Skip to main content

Zamfara Ranks Worst Out Of 18 Nigerian States With Poor Primary Healthcare Delivery; Abuja, Enugu, Anambra Lead As Top Performers— Report

Despite the provisions of the BHCPF, the report's findings expose the precarious state of healthcare in Nigeria.

A new report released by The ONE Campaign, in partnership with National Advocates for Health, Nigeria Health Watch, Public & Private Development Centre (PPDC), and other partners have revealed that health systems in 18 Nigerian states are weak, resulting in poor healthcare service delivery, especially in public facilities. 


The report was released on Tuesday in Abuja.


The report provides an in-depth and systemic review of the implementation of the Basic Health Care Provision Fund (BHCPF), compliance of the states with the National Health Act and National Health Policy, and a ranking of health system performance reveals the state of primary healthcare delivery across the 36 states and the Federal Capital Territory. 


The research also includes recommendations for how state governments should strengthen their fragile health systems, enhance the existing implementation of the BHCPF, and raise strategic and operational planning for health in order to promote access to and utilization of primary healthcare services.


In 2014, the National Health Act established the Basic Health Care Provision Fund (BHCPF) to address funding gaps hampering effective primary healthcare delivery across the country. The BHCPF comprises 1 percent of the Nigerian government Consolidated Revenue Fund (CRF) and additional contributions from other funding sources. It is designed to support the effective delivery of Primary Healthcare services, provision of a Basic Minimum Package of Health Services (BMPHS), and Emergency Medical Treatment (EMT) to all Nigerians. 


Despite the provisions of the BHCPF, the report's findings expose the precarious state of healthcare in Nigeria, where access to and utilization of health services continues to be marred by systemic challenges across the states.


“The public health facilities in all 36 states and the FCT are deficient, and the experiences of community members seeking health care at public facilities are consistently awful,” the report read in part.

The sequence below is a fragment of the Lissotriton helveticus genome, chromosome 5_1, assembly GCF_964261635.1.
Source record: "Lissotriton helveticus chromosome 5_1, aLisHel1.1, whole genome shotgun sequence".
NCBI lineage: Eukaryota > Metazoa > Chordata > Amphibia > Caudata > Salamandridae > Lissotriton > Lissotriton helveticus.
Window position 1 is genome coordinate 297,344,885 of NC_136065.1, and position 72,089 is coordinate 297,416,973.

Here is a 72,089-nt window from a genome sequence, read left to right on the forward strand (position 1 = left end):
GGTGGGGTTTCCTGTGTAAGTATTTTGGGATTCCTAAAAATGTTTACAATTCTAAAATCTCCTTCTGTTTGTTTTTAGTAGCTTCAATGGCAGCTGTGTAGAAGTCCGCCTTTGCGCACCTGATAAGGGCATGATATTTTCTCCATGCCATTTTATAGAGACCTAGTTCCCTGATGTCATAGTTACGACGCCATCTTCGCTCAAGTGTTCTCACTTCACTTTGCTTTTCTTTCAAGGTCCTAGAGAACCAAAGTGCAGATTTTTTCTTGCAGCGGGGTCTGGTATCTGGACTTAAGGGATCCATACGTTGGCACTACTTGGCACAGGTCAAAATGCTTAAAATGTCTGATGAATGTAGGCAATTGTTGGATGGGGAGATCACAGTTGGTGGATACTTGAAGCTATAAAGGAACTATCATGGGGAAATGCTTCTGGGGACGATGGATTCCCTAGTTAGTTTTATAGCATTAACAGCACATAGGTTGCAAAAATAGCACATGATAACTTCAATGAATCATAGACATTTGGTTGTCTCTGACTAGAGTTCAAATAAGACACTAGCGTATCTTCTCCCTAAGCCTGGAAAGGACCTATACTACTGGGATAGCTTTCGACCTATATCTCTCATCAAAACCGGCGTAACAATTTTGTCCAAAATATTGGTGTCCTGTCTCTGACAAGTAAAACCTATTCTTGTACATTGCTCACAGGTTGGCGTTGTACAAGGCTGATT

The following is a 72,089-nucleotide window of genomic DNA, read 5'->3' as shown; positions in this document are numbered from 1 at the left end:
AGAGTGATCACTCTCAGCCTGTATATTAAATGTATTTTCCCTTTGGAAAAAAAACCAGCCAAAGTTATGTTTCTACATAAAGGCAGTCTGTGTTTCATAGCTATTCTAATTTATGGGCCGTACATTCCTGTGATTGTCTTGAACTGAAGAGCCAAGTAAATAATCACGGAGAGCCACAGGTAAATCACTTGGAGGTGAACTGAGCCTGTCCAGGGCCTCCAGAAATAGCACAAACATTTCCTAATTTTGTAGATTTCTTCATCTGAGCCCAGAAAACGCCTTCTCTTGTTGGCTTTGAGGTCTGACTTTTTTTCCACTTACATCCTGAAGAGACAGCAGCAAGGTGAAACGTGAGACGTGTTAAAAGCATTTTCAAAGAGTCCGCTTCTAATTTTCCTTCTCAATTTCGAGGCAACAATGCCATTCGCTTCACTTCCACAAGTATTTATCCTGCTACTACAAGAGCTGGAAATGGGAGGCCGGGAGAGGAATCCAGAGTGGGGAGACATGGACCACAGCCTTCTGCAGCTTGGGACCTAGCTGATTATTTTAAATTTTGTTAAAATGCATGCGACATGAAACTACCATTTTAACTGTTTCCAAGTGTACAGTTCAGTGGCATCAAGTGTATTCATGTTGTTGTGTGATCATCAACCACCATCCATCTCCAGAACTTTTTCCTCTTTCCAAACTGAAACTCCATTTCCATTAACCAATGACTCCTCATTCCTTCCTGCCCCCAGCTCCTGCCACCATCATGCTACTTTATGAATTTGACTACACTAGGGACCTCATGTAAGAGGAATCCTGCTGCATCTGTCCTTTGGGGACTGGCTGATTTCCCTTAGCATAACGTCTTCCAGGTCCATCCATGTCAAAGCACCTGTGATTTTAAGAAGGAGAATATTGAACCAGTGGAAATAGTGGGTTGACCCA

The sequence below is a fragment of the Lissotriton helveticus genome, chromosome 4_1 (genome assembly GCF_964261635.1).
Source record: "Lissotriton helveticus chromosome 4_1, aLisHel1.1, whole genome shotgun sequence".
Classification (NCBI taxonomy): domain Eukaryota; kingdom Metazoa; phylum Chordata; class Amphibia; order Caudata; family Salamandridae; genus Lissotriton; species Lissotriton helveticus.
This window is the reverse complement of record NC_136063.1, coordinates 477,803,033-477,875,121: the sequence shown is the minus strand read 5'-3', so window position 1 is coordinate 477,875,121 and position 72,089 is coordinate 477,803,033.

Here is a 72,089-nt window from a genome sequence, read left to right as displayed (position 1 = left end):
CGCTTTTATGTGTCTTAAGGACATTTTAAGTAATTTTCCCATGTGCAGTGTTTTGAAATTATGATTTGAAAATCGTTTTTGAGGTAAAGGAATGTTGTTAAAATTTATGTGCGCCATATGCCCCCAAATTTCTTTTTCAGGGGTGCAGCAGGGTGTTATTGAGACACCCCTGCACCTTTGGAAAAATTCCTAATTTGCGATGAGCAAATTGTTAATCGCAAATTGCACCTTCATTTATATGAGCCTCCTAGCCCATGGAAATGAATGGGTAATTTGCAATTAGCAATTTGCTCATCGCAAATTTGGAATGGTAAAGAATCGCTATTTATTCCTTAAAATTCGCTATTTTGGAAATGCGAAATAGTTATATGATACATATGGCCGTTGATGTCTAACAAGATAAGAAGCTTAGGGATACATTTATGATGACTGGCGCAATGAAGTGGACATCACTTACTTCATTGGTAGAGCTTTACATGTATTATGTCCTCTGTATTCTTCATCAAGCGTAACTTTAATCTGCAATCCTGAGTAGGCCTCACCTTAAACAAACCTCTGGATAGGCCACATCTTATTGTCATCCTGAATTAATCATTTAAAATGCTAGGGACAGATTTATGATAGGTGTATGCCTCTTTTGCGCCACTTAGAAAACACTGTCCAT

“The Basic Health Care Provision Fund (BHCPF) was poorly implemented in 13 states. Zamfara is the most difficult state in Nigeria to access primary healthcare. 


“The basic causes of Nigeria's deteriorating health care system are the country's weak governance structures and operational inefficiencies.”


The report ranks Federal Capital Territory, Enugu and Anambra as the top performing states in primary healthcare service delivery among the lot. 


Unveiling the report, Senator Ibrahim Oloriegbe, Chairman of Senate Committee on Health, noted a need for continuous oversight to ensure that the Basic Health Care Provision Fund (BHCPF) works for Nigerians.


He said, “We have recorded successes at the federal level because of the independence and the interdependence between the executive and the legislative arms of government and because the National Assembly has been able to perform its oversight functions. This must be replicated across the different state houses. It is also important for citizens to join in this advocacy and call on their state governments to release appropriate funds and ensure adequate monitoring of the funds to improve public health facilities, especially the primary health centers. We must ensure medical supplies and the required human resources are available.”


With the multi-structure design of healthcare, evidence suggests that governance and leadership can play a pivotal role in improving healthcare in Nigeria.


The ONE Campaign's Nigeria Director, Stanley Achonu, said, “Weak governance continues to pose a major obstacle to improved healthcare delivery. It hampers efficiency and effectiveness and results in weak infrastructure, poor user experiences, and poor health outcomes. 


“The burden of strengthening the healthcare systems and services lies heavily on governance and leadership. At all levels, the government needs to take responsibility as a building block of the health system, especially in system design, policy guidance, oversight, regulation, accountability, coalition building, monitoring, and enforcement. 


“The success recorded with polio eradication, containment of Ebola and the COVID-19 pandemic has shown that Nigeria can deliver on critical health issues given the required political will and leadership commitment. We have to act quickly to avert primary healthcare collapse." 


The Chairman of National Advocates for Health Group, Hon. Muhammad Usman, called on the government to provide the required leadership to ensure that primary healthcare is improved across the country.


On how the report will impact the health sector, Vivianne Ihekweazu, the Managing Director of Nigeria Health Watch, said, "This report helps us understand where we are, the opportunities and gaps in state-level healthcare delivery. As partners, we are determined to disseminate the findings widely and use them to hold policymakers, especially at the subnational level, accountable for improvements in healthcare delivery for all Nigerians."


As part of its recommendations, the report proposes that states should provide political leadership for establishing a State Health Insurance Agency, develop an electronic workforce registry at the state level, support management of human resources for health, and develop a health system-wide accountability and performance management framework.